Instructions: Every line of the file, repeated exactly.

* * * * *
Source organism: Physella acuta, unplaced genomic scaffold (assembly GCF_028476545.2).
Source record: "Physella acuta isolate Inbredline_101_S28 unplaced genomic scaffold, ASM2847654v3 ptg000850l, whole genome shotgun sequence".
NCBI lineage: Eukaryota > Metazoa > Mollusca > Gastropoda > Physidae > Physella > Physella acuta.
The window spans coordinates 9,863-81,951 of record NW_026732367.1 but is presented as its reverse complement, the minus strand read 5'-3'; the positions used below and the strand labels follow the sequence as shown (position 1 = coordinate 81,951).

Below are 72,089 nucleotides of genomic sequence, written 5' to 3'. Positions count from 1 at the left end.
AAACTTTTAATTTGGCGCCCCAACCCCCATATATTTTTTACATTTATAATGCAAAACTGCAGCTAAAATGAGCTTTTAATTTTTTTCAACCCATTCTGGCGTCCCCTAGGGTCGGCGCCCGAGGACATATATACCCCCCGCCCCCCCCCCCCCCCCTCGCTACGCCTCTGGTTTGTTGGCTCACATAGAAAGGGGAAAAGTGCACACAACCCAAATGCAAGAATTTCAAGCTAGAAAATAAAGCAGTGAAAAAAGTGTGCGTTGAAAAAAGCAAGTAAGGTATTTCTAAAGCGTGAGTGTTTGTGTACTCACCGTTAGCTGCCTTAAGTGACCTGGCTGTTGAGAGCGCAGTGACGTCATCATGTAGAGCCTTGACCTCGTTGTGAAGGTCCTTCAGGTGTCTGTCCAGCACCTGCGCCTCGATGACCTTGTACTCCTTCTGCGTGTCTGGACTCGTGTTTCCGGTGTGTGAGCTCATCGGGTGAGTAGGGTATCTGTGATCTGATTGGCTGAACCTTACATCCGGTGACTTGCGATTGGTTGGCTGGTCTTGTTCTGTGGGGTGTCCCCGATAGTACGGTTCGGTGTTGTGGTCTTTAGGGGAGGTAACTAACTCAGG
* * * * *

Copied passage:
Source organism: Physella acuta, unplaced genomic scaffold (assembly GCF_028476545.2).
Source record: "Physella acuta isolate Inbredline_101_S28 unplaced genomic scaffold, ASM2847654v3 ptg000850l, whole genome shotgun sequence".
NCBI lineage: Eukaryota > Metazoa > Mollusca > Gastropoda > Physidae > Physella > Physella acuta.
The window spans coordinates 9,863-81,951 of record NW_026732367.1 but is presented as its reverse complement, the minus strand read 5'-3'; the positions used below and the strand labels follow the sequence as shown (position 1 = coordinate 81,951).

Below are 72,089 nucleotides of genomic sequence, written 5' to 3'. Positions count from 1 at the left end.
AAACTTTTAATTTGGCGCCCCAACCCCCATATATTTTTTACATTTATAATGCAAAACTGCAGCTAAAATGAGCTTTTAATTTTTTTCAACCCATTCTGGCGTCCCCTAGGGTCGGCGCCCGAGGACATATATACCCCCCGCCCCCCCCCCCCCCCCTCGCTACGCCTCTGGTTTGTTGGCTCACATAGAAAGGGGAAAAGTGCACACAACCCAAATGCAAGAATTTCAAGCTAGAAAATAAAGCAGTGAAAAAAGTGTGCGTTGAAAAAAGCAAGTAAGGTATTTCTAAAGCGTGAGTGTTTGTGTACTCACCGTTAGCTGCCTTAAGTGACCTGGCTGTTGAGAGCGCAGTGACGTCATCATGTAGAGCCTTGACCTCGTTGTGAAGGTCCTTCAGGTGTCTGTCCAGCACCTGCGCCTCGATGACCTTGTACTCCTTCTGCGTGTCTGGACTCGTGTTTCCGGTGTGTGAGCTCATCGGGTGAGTAGGGTATCTGTGATCTGATTGGCTGAACCTTACATCCGGTGACTTGCGATTGGTTGGCTGGTCTTGTTCTGTGGGGTGTCCCCGATAGTACGGTTCGGTGTTGTGGTCTTTAGGGGAGGTAACTAACTCAGG